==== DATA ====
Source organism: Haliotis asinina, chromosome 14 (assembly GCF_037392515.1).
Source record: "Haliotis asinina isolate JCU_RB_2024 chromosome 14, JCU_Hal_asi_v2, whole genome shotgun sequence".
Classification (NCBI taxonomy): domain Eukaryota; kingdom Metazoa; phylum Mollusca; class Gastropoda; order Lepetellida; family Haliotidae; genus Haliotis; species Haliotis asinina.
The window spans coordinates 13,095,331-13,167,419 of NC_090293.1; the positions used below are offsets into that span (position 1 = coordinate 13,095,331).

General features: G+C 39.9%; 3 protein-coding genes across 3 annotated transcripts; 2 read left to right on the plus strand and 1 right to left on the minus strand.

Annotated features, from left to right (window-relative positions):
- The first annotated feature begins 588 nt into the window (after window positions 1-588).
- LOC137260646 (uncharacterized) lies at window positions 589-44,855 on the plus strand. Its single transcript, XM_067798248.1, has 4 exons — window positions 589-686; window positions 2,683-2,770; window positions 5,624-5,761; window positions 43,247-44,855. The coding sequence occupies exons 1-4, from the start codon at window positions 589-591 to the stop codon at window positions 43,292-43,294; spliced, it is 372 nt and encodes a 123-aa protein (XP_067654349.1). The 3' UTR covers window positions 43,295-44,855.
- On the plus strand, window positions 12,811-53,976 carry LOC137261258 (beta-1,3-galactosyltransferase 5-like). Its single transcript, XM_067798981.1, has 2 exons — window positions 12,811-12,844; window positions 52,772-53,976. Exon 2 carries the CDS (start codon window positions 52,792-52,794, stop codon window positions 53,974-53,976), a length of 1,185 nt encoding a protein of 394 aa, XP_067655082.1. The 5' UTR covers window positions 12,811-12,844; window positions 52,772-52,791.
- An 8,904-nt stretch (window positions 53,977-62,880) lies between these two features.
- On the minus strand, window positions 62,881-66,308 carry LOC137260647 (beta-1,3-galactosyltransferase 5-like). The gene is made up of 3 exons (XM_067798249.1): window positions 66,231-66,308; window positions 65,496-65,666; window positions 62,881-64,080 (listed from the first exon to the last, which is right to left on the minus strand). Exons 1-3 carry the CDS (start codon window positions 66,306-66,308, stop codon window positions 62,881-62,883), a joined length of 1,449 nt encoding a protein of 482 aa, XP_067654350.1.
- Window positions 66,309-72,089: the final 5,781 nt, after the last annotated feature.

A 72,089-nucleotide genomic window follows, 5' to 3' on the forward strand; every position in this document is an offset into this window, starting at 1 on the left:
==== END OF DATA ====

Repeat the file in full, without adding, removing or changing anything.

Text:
Source organism: Haliotis asinina, chromosome 14 (assembly GCF_037392515.1).
Source record: "Haliotis asinina isolate JCU_RB_2024 chromosome 14, JCU_Hal_asi_v2, whole genome shotgun sequence".
Classification (NCBI taxonomy): domain Eukaryota; kingdom Metazoa; phylum Mollusca; class Gastropoda; order Lepetellida; family Haliotidae; genus Haliotis; species Haliotis asinina.
The window spans coordinates 13,095,331-13,167,419 of NC_090293.1; the positions used below are offsets into that span (position 1 = coordinate 13,095,331).

General features: G+C 39.9%; 3 protein-coding genes across 3 annotated transcripts; 2 read left to right on the plus strand and 1 right to left on the minus strand.

Annotated features, from left to right (window-relative positions):
- The first annotated feature begins 588 nt into the window (after window positions 1-588).
- LOC137260646 (uncharacterized) lies at window positions 589-44,855 on the plus strand. Its single transcript, XM_067798248.1, has 4 exons — window positions 589-686; window positions 2,683-2,770; window positions 5,624-5,761; window positions 43,247-44,855. The coding sequence occupies exons 1-4, from the start codon at window positions 589-591 to the stop codon at window positions 43,292-43,294; spliced, it is 372 nt and encodes a 123-aa protein (XP_067654349.1). The 3' UTR covers window positions 43,295-44,855.
- On the plus strand, window positions 12,811-53,976 carry LOC137261258 (beta-1,3-galactosyltransferase 5-like). Its single transcript, XM_067798981.1, has 2 exons — window positions 12,811-12,844; window positions 52,772-53,976. Exon 2 carries the CDS (start codon window positions 52,792-52,794, stop codon window positions 53,974-53,976), a length of 1,185 nt encoding a protein of 394 aa, XP_067655082.1. The 5' UTR covers window positions 12,811-12,844; window positions 52,772-52,791.
- An 8,904-nt stretch (window positions 53,977-62,880) lies between these two features.
- On the minus strand, window positions 62,881-66,308 carry LOC137260647 (beta-1,3-galactosyltransferase 5-like). The gene is made up of 3 exons (XM_067798249.1): window positions 66,231-66,308; window positions 65,496-65,666; window positions 62,881-64,080 (listed from the first exon to the last, which is right to left on the minus strand). Exons 1-3 carry the CDS (start codon window positions 66,306-66,308, stop codon window positions 62,881-62,883), a joined length of 1,449 nt encoding a protein of 482 aa, XP_067654350.1.
- Window positions 66,309-72,089: the final 5,781 nt, after the last annotated feature.

A 72,089-nucleotide genomic window follows, 5' to 3' on the forward strand; every position in this document is an offset into this window, starting at 1 on the left: